Wayetu Moore has always been curious about how and why things are the way they are. At age 8, she was so fascinated with the financial and social benefits of product/service trading that she began to sell candy in school as an experiment, not knowing that the experience would kickstart a lifelong pursuit of entrepreneurial ventures.
Now, at 26, Wayetu is the founder and chief executive of One Moore Book, a one-year-old publishing house that develops and distributes books for children in countries with low literacy rates and underrepresented cultures.
Keep reading to learn how she built it.
MN: Launching a business is hard work. Who or what was your inspiration?
WM: My parents are the two most inspiring people I know—both individually and as a team. They are both so selfless but also understand how important their lives and legacies are to the people around them. They have such an inspiring love story and are such brilliant and rare people.
MN: Do you have any business partners and/or employees?
WM: My 4 siblings and I are business partners. They were the first ones I asked to join in this venture. They make up the creative team and assist in writing and illustrating our books. In total, there are 7 employees.
MN: At a time when the print industry is being called an antiquated form of media…you decided to launch a publishing house. Why not just go 100 percent digital?
WM: If I were publishing young adult or adult books, I may have considered that, but I don’t see children’s books or the children’s book publishing industry becoming completely digital any time soon.
New parents and parents of elementary-aged children enjoy the tradition of filling their child’s library with stories they will remember. Children’s books are an opportunity for parents to interact with their children, and to physically chronicle their child’s growth. Also as a writer, I appreciate the emotional and psychological value of holding a book.
MN: How does One Moore Book make money? One Moore Book sells and distributes children’s books. We also partner with non-profit organizations to create culturally sensitive literature for their programs.
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(New York Times) — It is trickier than ever for an author to persuade a publisher to finance a traditional book tour. Brick-and-mortar bookstores are decreasing, travel is expensive, and money for marketing and promotion is increasingly being spent online. So it is striking that Leymah Gbowee, a relatively unknown author of a memoir describing her life as a peace activist in war-torn Liberia, has just embarked on an eight-city tour to promote her book, “Mighty Be Our Powers,” which was released by the tiny Beast Books on Tuesday. The tour is possible because Ms. Gbowee has wrangled an unusual sponsor: Leonard Riggio, the chairman of Barnes & Noble, who is personally covering the costs.
(Wall Street Journal) — Even as readers grow more comfortable with digital books, some continue to question why so many of the most popular new e-books are priced so high. Michael Connelly’s recent legal thriller, “The Fifth Witness,” has more one-star reviews on Amazon than five-star reviews in part because some angry reviewers focused on the e-book’s $14.99 price. As physical book sales fall, publishers’ fixed costs are becoming more cumbersome. One area major publishers can cushion the blow is by keeping e-book prices higher. “If e-book prices land at 99 cents in the future we’re not going to be in good shape,” said one New York publishing executive, who asked not to be identified. Indeed, e-book prices on many new national best sellers are higher today than they were at the start of last year. That’s because the six major publishers have adopted a new pricing model, known as “agency pricing,” championed by Apple Inc. Publishers, worried about the deeply discounted $9.99 digital best-sellers promoted by Amazon.com Inc., agreed to set the consumer prices of their digital titles. Under this model, retailers act as the agent for each sale and take 30%, returning 70% to the publisher.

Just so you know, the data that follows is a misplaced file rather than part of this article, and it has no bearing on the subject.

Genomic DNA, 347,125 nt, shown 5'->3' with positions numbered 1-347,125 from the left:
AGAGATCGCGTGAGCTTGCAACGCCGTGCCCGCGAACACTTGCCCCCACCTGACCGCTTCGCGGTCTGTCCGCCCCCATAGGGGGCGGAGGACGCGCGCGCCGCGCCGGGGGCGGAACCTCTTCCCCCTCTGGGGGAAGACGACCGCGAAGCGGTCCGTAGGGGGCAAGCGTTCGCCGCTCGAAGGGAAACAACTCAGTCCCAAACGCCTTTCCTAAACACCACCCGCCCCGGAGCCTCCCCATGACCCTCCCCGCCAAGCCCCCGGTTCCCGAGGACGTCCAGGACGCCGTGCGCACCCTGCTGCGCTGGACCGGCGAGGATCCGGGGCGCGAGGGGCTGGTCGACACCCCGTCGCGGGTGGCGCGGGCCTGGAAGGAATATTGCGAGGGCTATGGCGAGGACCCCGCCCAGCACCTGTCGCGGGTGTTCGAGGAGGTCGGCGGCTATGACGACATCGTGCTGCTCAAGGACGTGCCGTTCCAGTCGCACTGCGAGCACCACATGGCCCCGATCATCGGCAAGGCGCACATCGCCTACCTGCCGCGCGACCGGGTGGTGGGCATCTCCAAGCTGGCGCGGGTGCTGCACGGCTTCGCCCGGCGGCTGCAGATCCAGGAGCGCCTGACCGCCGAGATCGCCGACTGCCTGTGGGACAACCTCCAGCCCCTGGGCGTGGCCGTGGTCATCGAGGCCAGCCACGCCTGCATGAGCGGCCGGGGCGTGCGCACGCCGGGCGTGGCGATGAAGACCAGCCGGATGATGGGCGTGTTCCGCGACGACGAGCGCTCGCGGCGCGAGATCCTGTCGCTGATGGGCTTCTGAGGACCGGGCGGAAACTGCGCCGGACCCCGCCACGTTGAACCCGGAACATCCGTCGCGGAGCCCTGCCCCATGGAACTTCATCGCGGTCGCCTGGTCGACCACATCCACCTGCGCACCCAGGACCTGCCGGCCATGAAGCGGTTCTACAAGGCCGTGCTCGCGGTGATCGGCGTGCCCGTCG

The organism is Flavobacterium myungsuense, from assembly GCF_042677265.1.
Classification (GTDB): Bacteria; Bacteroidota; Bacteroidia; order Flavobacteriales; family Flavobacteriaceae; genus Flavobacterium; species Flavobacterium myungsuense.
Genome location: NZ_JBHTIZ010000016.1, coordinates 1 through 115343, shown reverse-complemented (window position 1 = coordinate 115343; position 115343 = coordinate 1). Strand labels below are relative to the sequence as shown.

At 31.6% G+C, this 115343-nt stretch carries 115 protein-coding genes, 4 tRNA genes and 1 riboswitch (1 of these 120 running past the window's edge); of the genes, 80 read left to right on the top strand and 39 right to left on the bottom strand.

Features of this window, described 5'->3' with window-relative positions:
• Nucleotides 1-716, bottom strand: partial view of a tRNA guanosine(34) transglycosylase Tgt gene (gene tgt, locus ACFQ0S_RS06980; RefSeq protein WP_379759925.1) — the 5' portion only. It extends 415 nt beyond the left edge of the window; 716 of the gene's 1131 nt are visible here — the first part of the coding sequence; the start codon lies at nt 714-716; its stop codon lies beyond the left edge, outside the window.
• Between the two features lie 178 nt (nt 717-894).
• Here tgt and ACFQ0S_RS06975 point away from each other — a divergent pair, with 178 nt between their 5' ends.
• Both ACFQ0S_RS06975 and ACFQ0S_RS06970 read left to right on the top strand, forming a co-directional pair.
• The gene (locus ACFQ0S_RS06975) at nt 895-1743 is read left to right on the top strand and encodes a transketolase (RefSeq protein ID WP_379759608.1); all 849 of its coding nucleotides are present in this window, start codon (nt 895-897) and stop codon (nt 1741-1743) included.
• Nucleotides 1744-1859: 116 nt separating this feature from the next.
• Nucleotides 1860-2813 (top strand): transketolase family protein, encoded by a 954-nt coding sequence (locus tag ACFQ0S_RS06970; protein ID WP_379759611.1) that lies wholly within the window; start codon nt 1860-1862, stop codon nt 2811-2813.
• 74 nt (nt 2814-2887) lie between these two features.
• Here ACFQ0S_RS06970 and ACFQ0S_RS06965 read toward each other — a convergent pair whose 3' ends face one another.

(Wall Street Journal) — The economics of the book business are changing so rapidly the industry barely looks like it did just six months ago. The era of the book superstores, with their big windows and welcoming tables stacked high with books, has gone into decline. Many of the country’s most enthusiastic readers have already switched to less-costly digital books. Amazon customers now buy more Kindle titles than hardcovers and paperbacks. Divining the profitability of a book is a mysterious art. But basic book economics suggest an e-book is more profitable than a hardcover, even at substantially lower consumer prices, due mostly to the inventory and return costs associated with physical books. At least 80% of all books purchased are still physical copies, however, which means that publishers must still pay legacy costs at the same time as building their e-book business.
(Wall Street Journal) — Newsstand sales of consumer magazines declined 9.2% in the first half of the year, as double-digit drops at several celebrity titles dragged down an industry in which losses had been moderating from their punishing lows in 2008 and 2009, according to the latest figures from the Audit Bureau of Circulations. Total circulation, which includes paid subscriptions and free copies as well as newsstand sales, was down 1.3% for the latest period, according to the data, which cover the six months ended June 30 for 418 magazines.